عربي | كوردى



Bomb-laden drones of Yemen rebels threaten Arabian Peninsula

Bomb-laden drones of Yemen rebels threaten Arabian Peninsula

2019/05/16 | 22:10

(Hatha al-Youm | Iraq News)- A Yemen rebel drone strike this week on a critical Saudi oil

pipeline shows that the otherwise-peaceful sandy reaches of the Arabian

Peninsula now are at risk of similar assault, including an under-construction

nuclear power plant and Dubai International Airport, among the world’s busiest.UN investigators said the Houthis’ new UAV-X drone, found in

recent months during the Saudi-led coalition’s war in Yemen, likely has a range

of up to 1,500 kilometers (930 miles).That puts the far reaches of both Saudi Arabia and the

United Arab Emirates, the two main opponents of the Iranian-allied Houthi

rebels in Yemen, within reach of drones difficult to detect and track. Their

relatively simple design, coupled with readily available information online,

makes targeting even easier, analysts say.“These installations are easily findable like on Google

Earth,” said Tim Michetti, an expert on illicit weapons technology with

experience in Yemen. “Once you get in the vicinity, that alone has that kind of

effect of showing that the reach is there.”The drone attacks come amid heightened tensions between Iran

and the US, a year after President Donald Trump pulled America out of Tehran’s

nuclear deal with world powers. The White House has ordered an aircraft carrier

and bombers into the region over a still-unexplained threat from Iran, while

nonessential employees at US diplomatic posts in Iraq have been ordered to

leave the country.On Sunday, the United Arab Emirates alleged four oil tankers

off its eastern coast were targeted by sabotage. On Tuesday, the Houthis say

they launched seven drones to target Saudi Arabia. The drones stuck pumping

stations along the kingdom’s crucial East-West Pipeline, causing minor damage,

Saudi officials say.A satellite photo obtained by The Associated Press of one of

the pumping stations showed two black marks near where the pipeline passes that

weren’t there the day before.In the months after the March 2015 start of the war in

Yemen, Houthi rebels began using drones in combat. The first appeared to be

off-the-shelf, hobby-kit-style drones. Later, versions nearly identical to

Iranian models turned up. Iran denies supplying the Houthis with weapons,

although the UN, the West and Gulf Arab nations say Tehran does.The rebels have flown drones into the radar arrays of Saudi

Arabia’s Patriot missile batteries, according to Conflict Armament Research,

disabling them and allowing the Houthis to fire ballistic missiles into the

kingdom unchallenged.Some have been used for surveillance purposes, while others

have been loaded with explosives and ball bearings to deadly effect. In

January, a bomb-laden Houthi drone detonated at a military parade near Aden,

killing at least six people, including the commander of military intelligence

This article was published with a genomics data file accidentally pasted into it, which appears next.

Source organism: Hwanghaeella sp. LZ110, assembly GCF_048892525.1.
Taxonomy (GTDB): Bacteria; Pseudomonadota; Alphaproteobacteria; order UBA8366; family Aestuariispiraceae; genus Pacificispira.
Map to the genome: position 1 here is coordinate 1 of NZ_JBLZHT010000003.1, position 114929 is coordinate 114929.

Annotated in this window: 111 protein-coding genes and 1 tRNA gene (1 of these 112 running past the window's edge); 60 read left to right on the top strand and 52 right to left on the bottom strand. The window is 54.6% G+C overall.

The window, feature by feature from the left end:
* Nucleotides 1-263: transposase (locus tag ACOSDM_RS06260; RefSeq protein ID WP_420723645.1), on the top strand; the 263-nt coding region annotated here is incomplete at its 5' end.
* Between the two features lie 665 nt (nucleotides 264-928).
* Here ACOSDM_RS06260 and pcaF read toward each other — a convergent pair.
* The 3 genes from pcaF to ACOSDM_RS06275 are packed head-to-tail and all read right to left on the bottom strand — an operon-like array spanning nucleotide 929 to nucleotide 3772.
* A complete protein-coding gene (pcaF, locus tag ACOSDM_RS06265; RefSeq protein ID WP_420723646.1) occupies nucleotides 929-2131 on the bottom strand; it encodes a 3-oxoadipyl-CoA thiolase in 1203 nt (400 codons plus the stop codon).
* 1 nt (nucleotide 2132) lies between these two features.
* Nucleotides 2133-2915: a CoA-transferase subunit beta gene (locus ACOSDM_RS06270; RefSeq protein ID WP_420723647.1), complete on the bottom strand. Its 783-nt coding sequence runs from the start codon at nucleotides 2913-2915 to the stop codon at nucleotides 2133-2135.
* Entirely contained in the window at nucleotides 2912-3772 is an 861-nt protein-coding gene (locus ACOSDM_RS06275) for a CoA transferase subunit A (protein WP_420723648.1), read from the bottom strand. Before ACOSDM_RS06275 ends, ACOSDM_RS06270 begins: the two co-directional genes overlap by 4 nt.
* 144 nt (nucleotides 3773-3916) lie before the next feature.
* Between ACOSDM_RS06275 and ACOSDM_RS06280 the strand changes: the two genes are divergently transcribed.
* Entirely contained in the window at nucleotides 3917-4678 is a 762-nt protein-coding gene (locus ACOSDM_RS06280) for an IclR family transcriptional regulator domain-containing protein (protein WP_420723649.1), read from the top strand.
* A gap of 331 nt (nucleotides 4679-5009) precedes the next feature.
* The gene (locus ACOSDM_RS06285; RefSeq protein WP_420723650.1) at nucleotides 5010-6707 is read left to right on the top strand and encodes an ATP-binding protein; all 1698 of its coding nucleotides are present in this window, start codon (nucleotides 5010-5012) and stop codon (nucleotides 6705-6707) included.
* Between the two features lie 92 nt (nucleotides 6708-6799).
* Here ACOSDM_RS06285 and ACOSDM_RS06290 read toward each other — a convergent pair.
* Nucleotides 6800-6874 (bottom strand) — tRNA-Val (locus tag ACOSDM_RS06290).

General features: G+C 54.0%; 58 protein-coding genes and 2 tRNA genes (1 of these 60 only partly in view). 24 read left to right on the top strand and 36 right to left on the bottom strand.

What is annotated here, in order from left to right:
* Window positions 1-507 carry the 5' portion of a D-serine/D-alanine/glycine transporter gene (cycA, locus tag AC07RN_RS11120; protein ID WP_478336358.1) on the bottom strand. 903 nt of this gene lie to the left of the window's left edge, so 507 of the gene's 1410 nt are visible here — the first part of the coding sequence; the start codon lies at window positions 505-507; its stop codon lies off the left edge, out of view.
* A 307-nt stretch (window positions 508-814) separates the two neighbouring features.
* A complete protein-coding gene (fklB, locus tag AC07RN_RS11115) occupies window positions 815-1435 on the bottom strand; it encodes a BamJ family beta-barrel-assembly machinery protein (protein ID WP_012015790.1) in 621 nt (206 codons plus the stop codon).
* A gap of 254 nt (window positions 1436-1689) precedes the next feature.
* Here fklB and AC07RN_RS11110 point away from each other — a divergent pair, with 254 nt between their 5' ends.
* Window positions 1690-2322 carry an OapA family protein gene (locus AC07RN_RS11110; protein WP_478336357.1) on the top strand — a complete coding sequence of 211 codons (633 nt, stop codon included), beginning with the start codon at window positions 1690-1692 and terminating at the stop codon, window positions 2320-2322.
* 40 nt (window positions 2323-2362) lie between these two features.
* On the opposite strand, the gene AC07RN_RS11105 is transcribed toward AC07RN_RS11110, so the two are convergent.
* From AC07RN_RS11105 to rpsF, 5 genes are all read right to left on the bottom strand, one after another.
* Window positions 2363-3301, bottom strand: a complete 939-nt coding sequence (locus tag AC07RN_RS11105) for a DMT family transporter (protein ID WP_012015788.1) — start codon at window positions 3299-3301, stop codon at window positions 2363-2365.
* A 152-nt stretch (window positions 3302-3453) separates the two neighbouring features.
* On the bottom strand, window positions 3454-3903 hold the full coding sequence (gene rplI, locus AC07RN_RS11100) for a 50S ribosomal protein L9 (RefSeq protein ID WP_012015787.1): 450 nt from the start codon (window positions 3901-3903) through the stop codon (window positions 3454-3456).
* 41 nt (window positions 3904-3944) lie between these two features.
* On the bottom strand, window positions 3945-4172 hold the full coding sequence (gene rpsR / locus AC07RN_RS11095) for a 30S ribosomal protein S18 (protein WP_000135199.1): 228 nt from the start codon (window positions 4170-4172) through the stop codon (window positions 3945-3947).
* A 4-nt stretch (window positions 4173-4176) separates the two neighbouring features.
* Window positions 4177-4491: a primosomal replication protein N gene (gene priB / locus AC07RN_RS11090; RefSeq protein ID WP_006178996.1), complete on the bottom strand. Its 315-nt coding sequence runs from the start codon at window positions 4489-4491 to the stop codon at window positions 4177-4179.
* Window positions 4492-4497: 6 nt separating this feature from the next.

for Yemen’s internationally recognized government.Saudi officials haven’t offered any photographs of the sites

attacked, nor given any explanation of what kind of drone the Houthis used

Tuesday. However, the UAV-X is a likely culprit.The drone, with a wingspan of 4.5 meters (14.7 feet), has a

V-shaped tail fin. It’s powered by a rear-mounted engine and has been found

with what appears to be extra fuel tanks welded it to, a UN panel of experts

found. It carries a 18-kilogram (40-pound) warhead.The drone is likely programmed to strike a specific latitude

and longitude and cannot be controlled once out of radio range, Michetti said.

In the case of Tuesday’s attack, the latitude and longitude of the pumping

stations could be easily found online.The UN put the drone’s maximum range at 1,500 kilometers.“It would give credence to the claims by the Houthis that

they have the capability to hit targets such as Riyadh, Abu Dhabi and Dubai,”

the UN panel said.For Saudi Arabia, that range puts the oil fields of its

Eastern Province in range. Saudi Aramco declined to comment when reached by the

AP.In the neighboring UAE, an immediate target is the

under-construction Barakah nuclear power plant, which is deep in its western

desert. The $20 billion, four-reactor plant being built with help from South

Korea, has been considered a target by the Houthis since December 2017, when

they claimed without offering evidence to have fired a cruise missile at it,

something immediately denied by the UAE.Asked about the possible drone threat, the UAE’s Federal

Authority for Nuclear Regulation said it had “in place regulations to ensure

the protection of the nuclear power plant from all kinds of threats, including

physical or cyberattacks,” without elaborating.Also within reach is the skyscraper-studded city of Dubai, a

crucial link in worldwide global travel. Dubai International Airport bills

itself as the world’s busiest for international travel.Officials at the airport declined to comment, referring the

AP to the UAE’s General Civil Aviation Authority. The authority did not

immediately respond to a request for comment. The Houthis have claimed without

evidence to have targeted both airports in Abu Dhabi and Dubai, something

denied by authorities.Speaking to journalists Wednesday night, a top Emirati

diplomat sought to play down the danger faced by the federation of seven

sheikhdoms, while still acknowledging the threats to regional stability.“We live in a region where we can’t come and be happy

because we are the only house in the neighborhood that has not been arsoned or

burgled,” said Anwar Gargash, the UAE’s minister of state for foreign affairs.











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